WiFi networks (802.11) are being implemented to improve productivity, add convenience, and decrease costs. There will soon be new options. AT&T is currently launching WiMax service in major cities in the U.S. New satellite service from EutelSat in Europe, and ViaSat in the U.S., will provide additional options.
If there is high network utilization, today’s wireless LAN products can behave unpredictably. There is a large bandwidth available (83.5 MHz), but even so, the 2.4Ghz frequency band can sometimes become crowded with other 2.4Ghz devices like Bluetooth, microwave ovens, and cordless phones. However, currently, most enterprise WiFi networks have relatively low utilization. In the future, as wireless LANs assume a more central role, interference problems could become more critical.
- High Data Rates.
- 802.11b: 11 Mbps, uses direct sequence spread spectrum (DSSS) modulation with Complementary Code Keying (CCK).
- 802.11g, 54 Mbps, uses orthogonal frequency-division multiplexing (OFDM) modulation to increase the throughput.
- 802.11g systems operate in the same 2.4GHz spectrum as the 802.11b systems and is backward compatible with existing 11b infrastructure. The term used to describe these devices is dual-band. Like 802.11b, 802.11g is limited to three non-overlapping channels.
- Reasonably priced.
- Weather Tolerant.
- Line of Sight is required for longer ranges (more than 1/4 mile).
- Maximum Wattage for the Transmitter (without FCC licensing) is 1 Watt.
- Half-Duplex Protocol: the system receives or transmits, but not simultaneously.
Access points and wireless routers 4G LTE WiFi Router Australia have an advantage over laptop and desktop cards because they have a higher output power and therefore have the ability to send a signal further then most laptop and desktop cards. When a higher-gain antenna is installed on a desktop card the output power of that device is now increased closer to the output level of the access point or wireless router therefore equaling the two devices. In some cases, the antennas of both the access point/wireless router and the desktop/laptop card may need to be replaced. This is if the distance you are attempting to achieve is greater than the capabilities of the access point/wireless router when using the antennas that came with your card.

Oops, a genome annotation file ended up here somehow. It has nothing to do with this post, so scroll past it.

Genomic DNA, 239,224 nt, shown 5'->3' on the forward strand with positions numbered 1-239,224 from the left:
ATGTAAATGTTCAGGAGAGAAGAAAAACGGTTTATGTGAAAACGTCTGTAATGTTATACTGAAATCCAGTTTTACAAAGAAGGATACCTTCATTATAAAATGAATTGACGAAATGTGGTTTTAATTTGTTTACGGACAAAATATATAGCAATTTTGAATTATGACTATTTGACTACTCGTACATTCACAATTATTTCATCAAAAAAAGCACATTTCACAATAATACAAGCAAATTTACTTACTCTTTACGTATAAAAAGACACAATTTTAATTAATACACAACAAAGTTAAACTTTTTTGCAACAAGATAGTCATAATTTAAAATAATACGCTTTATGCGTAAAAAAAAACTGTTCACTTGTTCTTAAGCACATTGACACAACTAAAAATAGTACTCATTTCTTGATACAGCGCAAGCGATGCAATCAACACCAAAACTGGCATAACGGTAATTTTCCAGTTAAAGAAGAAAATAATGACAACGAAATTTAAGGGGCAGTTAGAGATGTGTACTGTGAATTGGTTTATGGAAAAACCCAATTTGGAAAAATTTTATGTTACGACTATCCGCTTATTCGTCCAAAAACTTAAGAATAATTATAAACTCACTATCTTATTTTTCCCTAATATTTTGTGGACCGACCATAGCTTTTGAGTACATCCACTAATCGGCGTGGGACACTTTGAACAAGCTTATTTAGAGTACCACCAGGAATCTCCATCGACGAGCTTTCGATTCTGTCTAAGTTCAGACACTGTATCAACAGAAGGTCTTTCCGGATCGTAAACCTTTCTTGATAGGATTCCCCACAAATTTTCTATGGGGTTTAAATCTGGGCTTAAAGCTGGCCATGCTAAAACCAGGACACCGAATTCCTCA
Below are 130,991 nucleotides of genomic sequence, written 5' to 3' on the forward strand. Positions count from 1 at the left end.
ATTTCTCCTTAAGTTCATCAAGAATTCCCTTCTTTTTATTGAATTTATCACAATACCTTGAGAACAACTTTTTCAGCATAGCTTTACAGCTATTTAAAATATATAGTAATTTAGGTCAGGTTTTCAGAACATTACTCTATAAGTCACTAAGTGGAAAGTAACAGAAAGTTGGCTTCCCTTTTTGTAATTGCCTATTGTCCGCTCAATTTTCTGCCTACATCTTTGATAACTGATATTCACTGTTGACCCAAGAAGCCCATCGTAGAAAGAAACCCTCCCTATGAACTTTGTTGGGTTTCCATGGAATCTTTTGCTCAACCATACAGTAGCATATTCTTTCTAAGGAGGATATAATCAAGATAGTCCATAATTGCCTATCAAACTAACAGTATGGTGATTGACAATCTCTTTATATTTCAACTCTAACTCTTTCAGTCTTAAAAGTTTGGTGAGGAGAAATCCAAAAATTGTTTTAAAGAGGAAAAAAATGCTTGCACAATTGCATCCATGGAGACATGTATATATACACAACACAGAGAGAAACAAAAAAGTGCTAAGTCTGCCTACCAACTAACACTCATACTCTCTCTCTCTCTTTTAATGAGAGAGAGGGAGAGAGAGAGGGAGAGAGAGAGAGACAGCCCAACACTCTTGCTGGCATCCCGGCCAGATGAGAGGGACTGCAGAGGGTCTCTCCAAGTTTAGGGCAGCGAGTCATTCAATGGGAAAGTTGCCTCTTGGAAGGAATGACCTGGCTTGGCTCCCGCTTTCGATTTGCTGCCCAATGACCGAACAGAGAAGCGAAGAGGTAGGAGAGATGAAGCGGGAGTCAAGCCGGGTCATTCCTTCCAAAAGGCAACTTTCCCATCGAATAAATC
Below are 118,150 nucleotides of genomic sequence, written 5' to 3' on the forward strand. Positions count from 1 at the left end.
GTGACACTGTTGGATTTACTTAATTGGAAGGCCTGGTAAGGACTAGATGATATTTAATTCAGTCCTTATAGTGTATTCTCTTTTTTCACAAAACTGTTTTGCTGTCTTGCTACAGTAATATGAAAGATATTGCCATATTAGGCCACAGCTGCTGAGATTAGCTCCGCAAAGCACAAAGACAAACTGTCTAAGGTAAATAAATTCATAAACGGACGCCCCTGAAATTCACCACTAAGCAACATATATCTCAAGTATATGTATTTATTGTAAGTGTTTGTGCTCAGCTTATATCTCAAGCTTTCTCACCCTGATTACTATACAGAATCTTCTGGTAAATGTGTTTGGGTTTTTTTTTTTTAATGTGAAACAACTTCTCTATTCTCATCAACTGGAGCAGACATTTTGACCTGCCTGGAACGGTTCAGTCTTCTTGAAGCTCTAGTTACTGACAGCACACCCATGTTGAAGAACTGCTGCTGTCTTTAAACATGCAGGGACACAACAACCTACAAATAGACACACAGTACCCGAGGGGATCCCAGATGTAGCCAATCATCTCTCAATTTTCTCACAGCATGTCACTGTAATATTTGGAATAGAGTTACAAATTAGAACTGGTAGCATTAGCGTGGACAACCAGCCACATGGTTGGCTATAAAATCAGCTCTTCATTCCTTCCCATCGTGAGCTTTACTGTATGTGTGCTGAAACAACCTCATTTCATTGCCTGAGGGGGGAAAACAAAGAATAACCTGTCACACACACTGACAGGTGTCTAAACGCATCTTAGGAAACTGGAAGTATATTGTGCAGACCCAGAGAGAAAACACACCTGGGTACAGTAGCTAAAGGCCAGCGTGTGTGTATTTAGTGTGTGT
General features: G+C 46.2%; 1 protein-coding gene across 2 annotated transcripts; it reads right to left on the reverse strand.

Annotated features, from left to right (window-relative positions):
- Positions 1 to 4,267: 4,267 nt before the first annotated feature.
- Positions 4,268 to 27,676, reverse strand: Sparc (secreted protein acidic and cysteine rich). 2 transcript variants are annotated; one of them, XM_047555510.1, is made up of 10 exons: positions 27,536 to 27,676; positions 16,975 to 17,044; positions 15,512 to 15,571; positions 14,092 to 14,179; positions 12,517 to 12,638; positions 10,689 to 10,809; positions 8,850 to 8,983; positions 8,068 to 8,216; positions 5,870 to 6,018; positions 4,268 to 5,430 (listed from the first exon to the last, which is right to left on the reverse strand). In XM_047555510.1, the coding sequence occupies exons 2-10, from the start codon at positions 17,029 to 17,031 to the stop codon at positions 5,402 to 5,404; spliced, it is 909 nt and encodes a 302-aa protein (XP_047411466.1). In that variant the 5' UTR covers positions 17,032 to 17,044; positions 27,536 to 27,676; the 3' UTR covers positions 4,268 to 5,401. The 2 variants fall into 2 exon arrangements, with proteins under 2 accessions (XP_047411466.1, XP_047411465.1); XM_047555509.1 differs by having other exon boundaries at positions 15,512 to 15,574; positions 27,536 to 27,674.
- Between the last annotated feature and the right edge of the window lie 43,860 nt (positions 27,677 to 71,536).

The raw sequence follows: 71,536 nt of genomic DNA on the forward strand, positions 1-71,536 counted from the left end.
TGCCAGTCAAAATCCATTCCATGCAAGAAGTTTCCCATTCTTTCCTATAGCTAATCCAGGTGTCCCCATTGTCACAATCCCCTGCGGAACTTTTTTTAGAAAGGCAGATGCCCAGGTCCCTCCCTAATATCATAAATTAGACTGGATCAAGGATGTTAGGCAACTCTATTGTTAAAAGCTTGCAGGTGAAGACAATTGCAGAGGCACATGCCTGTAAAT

Wireless network cards come in a couple of flavors, including a PCI card for workstations and PC cards for laptops and other mobile devices. They can act in a decentralized client-to-client mode, or in a centralized client-to-access point mode. An access point is essentially a hub that gives wireless clients the ability to attach to the wired LAN backbone. In a decentralized mode, the wireless network card is configured to talk with other wireless network access cards that are within its range. Decentralized client-to-client (also know as peer-to-peer) WLANs are useful for small roaming workgroups that do not require access to the LAN backbone. The plug and play capabilities of most wireless network cards make setup easy.
The use of more than one access point in a given area is facilitated by the use of cell structures, which are similar to what mobile phone providers use to maintain your coverage area. One of the benefits to roaming mobile users is the ability for one access point to automatically hand off communication to the next access point in a roaming cell.
When connecting two or more buildings it is best to first establish a wireless bridge between the two points in the backbone. If you want to be wireless within a building, once the building-to-building bridge is created, then attempt to establish a wireless network within each building or location. Desktops, laptops, and other client devices will not work reliably if the access point/wireless router is not resident in the building where the access point/wireless router is located.
802.11b and 802.11g at 2.4GHz requires unobstructed visual Line-Of-Sight (LoS). There should not be trees, terrain, or structures between your two (antenna) points. Radio waves at this frequency will not penetrate metal, steel, concrete, stone, etc. However, dry wall, sheet rock, and wood usually are not a problem.
Surrounding the visual Line-Of-Sight is the “Fresnel zone”. Any obstructions that come into the Fresnel zone, although not obstructing the visual Line-Of-Sight, may also slow down, hinder and affect your signal. The radio waves may deflect off of those obstructions. This is called Near Line-Of-Sight. Although you may see a slight signal with nLoS situations, your data transfer rate may decrease. An obstruction that cuts across the visual Line-Of-Sight and prohibits an optical visual between the two antennas in your bridge is considered Non-Line-Of-Sight.
You may find in your bridge application that the two antennas can visually see each other through spaces and breaks in an obstructing tree or tree line. Additionally, weather, RF interferences, and other site variables can have an effect on your signal too.
Extensible Authentication Protocol, or EAP, is a universal authentication framework frequently used in wireless networks and Point-to-Point connections. EAP can provide a secure authentication mechanism between the client and NAS. EAP can support multiple authentication mechanisms, such as token cards, smart cards, passwords, and public key encryption authentication.